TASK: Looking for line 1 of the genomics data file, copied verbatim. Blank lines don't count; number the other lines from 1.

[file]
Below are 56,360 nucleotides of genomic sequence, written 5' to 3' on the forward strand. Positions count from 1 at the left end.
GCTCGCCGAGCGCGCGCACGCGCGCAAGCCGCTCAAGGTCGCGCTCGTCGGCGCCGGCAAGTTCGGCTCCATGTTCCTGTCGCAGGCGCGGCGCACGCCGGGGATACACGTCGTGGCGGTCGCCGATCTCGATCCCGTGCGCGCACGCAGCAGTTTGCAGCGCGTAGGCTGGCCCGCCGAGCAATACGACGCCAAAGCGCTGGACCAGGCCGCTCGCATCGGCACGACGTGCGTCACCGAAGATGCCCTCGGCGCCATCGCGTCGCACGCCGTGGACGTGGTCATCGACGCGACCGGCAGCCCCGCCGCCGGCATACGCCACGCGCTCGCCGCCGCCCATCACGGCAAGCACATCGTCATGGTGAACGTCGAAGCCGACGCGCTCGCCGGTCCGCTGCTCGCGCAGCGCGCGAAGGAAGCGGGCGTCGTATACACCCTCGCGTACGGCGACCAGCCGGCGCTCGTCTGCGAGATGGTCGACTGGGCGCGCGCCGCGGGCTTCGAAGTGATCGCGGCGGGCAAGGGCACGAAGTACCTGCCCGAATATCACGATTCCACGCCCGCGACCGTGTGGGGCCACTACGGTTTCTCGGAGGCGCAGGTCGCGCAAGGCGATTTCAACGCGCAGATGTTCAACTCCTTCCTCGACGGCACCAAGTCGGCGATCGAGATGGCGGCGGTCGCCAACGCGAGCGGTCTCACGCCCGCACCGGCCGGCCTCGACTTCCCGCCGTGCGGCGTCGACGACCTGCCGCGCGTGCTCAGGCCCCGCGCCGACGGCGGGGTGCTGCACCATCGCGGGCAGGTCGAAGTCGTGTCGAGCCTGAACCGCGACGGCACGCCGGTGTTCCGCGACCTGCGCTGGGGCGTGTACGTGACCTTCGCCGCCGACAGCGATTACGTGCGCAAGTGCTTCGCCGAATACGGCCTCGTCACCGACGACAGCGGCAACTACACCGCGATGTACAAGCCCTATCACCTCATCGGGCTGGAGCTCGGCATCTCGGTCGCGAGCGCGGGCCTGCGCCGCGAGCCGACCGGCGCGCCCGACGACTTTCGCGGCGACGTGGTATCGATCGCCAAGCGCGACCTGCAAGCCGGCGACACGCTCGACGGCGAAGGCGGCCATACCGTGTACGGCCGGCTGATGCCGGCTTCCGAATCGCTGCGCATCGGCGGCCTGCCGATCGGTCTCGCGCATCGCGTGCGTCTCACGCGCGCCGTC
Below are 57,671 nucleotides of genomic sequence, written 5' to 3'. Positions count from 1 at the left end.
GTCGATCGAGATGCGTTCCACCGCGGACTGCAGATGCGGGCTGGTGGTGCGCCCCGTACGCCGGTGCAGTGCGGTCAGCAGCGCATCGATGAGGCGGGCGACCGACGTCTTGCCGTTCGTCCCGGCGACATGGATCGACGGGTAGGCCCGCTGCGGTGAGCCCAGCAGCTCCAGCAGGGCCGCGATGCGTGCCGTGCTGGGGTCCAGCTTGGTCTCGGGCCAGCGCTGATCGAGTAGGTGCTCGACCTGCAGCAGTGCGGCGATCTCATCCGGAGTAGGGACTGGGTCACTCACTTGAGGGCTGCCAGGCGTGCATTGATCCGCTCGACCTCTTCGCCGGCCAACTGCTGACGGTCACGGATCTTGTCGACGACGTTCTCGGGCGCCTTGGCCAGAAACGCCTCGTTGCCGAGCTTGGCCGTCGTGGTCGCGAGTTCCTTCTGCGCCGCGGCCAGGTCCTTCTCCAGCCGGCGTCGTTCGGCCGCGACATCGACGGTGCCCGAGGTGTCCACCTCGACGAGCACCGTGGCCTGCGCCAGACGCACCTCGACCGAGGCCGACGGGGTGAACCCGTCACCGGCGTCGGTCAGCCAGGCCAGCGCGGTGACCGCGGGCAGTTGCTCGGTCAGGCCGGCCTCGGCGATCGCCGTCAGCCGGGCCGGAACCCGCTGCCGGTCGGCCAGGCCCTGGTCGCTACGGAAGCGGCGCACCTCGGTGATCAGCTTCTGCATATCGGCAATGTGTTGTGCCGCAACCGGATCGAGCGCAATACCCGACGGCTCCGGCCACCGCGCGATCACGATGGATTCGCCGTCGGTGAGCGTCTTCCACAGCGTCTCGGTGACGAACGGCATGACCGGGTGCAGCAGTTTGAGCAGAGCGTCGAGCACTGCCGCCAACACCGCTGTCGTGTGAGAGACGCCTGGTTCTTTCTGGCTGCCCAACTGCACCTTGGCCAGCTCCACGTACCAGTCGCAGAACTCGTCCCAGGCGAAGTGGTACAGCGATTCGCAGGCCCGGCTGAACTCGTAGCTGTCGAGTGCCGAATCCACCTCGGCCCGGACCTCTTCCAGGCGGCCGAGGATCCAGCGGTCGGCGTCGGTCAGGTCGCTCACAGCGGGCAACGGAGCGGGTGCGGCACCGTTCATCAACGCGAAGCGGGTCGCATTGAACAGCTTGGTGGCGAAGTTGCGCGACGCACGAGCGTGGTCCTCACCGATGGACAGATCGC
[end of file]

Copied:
Below are 56,360 nucleotides of genomic sequence, written 5' to 3' on the forward strand. Positions count from 1 at the left end.